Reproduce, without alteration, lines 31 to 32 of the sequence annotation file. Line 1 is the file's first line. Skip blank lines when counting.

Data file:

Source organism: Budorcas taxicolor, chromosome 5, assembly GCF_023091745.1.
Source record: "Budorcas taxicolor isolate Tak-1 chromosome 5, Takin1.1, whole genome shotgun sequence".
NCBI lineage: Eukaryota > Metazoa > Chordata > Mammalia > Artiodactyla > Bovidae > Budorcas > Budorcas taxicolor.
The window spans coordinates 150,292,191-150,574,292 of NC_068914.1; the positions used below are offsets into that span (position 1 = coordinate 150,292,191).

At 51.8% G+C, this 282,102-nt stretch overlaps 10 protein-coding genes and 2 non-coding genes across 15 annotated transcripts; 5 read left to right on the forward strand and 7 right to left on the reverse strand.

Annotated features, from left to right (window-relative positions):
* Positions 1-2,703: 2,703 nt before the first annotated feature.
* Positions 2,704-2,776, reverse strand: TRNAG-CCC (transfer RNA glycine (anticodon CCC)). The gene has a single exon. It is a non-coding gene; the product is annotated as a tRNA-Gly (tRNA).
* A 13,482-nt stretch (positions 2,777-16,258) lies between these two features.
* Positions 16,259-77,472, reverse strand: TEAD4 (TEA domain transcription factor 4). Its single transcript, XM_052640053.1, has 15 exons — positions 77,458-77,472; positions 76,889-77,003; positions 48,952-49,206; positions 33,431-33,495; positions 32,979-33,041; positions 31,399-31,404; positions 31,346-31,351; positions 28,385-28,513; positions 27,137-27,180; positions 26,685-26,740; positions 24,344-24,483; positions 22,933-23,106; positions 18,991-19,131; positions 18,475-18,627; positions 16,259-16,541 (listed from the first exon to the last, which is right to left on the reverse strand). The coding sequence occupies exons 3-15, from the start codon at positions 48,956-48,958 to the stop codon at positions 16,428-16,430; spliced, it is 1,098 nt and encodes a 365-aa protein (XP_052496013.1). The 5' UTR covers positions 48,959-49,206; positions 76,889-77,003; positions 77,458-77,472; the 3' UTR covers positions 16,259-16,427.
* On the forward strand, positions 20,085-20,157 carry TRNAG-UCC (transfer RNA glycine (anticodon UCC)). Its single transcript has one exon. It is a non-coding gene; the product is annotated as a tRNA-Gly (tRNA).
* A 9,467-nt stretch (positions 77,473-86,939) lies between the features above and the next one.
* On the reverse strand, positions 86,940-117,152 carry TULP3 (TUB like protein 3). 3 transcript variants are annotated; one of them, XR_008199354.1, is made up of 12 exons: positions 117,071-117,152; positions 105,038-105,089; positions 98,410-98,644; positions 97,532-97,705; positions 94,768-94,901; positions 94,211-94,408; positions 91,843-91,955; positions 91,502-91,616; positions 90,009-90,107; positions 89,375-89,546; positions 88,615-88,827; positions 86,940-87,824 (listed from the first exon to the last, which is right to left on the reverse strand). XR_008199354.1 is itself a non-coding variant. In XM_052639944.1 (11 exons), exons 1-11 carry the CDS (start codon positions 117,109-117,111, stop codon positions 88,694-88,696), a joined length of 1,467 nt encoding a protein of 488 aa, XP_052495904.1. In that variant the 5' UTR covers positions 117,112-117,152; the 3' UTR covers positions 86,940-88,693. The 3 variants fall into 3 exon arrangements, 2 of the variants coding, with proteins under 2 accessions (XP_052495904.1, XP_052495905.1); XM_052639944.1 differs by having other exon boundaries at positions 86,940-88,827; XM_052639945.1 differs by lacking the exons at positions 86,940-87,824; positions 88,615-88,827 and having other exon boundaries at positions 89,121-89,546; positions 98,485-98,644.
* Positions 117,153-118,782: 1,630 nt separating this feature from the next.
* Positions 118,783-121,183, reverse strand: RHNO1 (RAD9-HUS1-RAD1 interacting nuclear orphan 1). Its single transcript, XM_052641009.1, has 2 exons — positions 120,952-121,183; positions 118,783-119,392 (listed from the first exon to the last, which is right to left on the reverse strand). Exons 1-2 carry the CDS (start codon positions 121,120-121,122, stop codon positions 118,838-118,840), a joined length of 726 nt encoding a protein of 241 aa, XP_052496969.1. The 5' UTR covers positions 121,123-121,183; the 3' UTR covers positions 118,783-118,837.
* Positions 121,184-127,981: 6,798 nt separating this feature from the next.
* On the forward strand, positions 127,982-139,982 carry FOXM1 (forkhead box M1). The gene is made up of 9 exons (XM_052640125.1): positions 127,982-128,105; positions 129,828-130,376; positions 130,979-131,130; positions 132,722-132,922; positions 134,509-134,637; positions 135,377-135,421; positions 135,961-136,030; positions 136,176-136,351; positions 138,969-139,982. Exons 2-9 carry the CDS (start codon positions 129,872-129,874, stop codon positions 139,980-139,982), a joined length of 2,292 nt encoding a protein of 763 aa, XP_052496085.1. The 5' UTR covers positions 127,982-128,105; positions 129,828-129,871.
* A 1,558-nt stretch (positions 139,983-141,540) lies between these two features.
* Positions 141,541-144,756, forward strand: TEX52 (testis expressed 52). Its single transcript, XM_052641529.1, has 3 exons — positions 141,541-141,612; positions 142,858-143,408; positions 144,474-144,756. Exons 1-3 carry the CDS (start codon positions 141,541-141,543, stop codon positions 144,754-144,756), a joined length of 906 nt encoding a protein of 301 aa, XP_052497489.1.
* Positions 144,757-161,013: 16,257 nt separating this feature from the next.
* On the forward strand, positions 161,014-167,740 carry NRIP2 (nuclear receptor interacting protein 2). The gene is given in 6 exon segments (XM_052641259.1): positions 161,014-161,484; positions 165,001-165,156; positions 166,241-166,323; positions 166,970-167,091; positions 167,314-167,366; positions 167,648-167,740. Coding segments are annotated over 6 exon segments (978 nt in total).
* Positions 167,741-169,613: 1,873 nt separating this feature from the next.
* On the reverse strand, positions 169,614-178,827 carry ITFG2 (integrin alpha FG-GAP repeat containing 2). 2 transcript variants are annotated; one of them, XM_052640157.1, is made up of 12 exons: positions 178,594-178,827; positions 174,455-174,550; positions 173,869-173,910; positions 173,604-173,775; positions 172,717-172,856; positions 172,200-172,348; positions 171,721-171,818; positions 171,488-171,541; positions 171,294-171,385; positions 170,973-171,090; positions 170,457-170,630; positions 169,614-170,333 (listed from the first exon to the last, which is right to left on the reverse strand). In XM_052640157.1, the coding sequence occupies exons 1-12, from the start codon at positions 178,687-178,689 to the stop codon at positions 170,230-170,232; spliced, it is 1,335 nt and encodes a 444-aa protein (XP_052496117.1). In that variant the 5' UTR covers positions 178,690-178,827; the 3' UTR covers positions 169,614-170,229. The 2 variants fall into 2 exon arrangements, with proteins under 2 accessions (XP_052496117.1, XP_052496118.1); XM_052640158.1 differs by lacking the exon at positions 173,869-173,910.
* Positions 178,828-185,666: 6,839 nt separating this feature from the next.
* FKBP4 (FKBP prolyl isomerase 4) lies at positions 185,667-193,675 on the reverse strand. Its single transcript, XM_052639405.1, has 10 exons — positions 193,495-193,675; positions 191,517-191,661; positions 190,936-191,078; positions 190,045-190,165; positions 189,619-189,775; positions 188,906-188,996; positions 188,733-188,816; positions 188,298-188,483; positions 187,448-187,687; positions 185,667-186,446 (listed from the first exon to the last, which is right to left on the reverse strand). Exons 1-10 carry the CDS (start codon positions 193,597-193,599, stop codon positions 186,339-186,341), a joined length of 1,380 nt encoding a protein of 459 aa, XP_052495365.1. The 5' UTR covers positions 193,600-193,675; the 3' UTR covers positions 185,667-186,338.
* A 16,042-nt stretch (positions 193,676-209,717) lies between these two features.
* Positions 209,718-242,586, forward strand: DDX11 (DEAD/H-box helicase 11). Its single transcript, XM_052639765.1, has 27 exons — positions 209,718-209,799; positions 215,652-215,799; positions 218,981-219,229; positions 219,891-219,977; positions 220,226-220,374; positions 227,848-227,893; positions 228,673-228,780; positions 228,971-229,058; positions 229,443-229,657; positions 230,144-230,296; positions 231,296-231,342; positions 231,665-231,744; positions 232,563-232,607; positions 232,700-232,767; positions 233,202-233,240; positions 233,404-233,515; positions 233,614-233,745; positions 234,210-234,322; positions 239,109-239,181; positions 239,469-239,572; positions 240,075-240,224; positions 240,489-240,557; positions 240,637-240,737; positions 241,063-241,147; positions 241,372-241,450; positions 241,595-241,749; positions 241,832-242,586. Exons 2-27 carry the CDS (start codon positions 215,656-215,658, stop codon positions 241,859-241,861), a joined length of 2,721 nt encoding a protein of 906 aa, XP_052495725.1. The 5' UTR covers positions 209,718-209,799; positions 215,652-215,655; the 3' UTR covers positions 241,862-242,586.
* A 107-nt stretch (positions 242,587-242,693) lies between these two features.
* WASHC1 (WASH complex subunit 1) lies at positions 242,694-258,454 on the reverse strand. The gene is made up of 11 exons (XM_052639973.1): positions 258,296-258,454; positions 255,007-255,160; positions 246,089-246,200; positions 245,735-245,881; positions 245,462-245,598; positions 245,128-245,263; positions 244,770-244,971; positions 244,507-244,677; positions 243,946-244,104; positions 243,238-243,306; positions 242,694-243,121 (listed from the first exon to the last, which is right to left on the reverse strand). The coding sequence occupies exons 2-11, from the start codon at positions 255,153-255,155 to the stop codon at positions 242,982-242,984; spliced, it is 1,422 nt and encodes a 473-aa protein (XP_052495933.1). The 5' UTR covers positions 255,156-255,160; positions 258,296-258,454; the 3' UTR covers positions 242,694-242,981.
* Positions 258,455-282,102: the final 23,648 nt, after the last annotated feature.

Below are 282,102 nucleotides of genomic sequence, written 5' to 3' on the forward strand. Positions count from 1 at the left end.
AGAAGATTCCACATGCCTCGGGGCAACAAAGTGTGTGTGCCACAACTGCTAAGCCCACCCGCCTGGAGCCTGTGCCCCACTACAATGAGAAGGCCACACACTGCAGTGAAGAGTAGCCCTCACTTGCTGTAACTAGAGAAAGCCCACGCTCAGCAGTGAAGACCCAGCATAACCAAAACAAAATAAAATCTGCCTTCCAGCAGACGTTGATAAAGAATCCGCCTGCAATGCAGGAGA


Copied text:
Below are 282,102 nucleotides of genomic sequence, written 5' to 3' on the forward strand. Positions count from 1 at the left end.
AGAAGATTCCACATGCCTCGGGGCAACAAAGTGTGTGTGCCACAACTGCTAAGCCCACCCGCCTGGAGCCTGTGCCCCACTACAATGAGAAGGCCACACACTGCAGTGAAGAGTAGCCCTCACTTGCTGTAACTAGAGAAAGCCCACGCTCAGCAGTGAAGACCCAGCATAACCAAAACAAAATAAAATCTGCCTTCCAGCAGACGTTGATAAAGAATCCGCCTGCAATGCAGGAGA